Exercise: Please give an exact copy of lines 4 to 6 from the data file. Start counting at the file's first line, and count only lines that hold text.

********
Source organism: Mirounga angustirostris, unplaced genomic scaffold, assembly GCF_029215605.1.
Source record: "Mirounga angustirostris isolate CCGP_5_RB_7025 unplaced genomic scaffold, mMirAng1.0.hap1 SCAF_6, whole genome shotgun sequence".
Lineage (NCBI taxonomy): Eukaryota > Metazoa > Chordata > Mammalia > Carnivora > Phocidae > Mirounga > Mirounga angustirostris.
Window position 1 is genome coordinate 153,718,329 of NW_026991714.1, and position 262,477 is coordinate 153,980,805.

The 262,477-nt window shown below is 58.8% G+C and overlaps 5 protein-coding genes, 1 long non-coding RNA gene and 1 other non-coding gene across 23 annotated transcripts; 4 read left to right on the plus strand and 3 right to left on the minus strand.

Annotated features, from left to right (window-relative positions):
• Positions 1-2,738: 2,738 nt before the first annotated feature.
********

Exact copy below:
Window position 1 is genome coordinate 153,718,329 of NW_026991714.1, and position 262,477 is coordinate 153,980,805.

The 262,477-nt window shown below is 58.8% G+C and overlaps 5 protein-coding genes, 1 long non-coding RNA gene and 1 other non-coding gene across 23 annotated transcripts; 4 read left to right on the plus strand and 3 right to left on the minus strand.

Annotated features, from left to right (window-relative positions):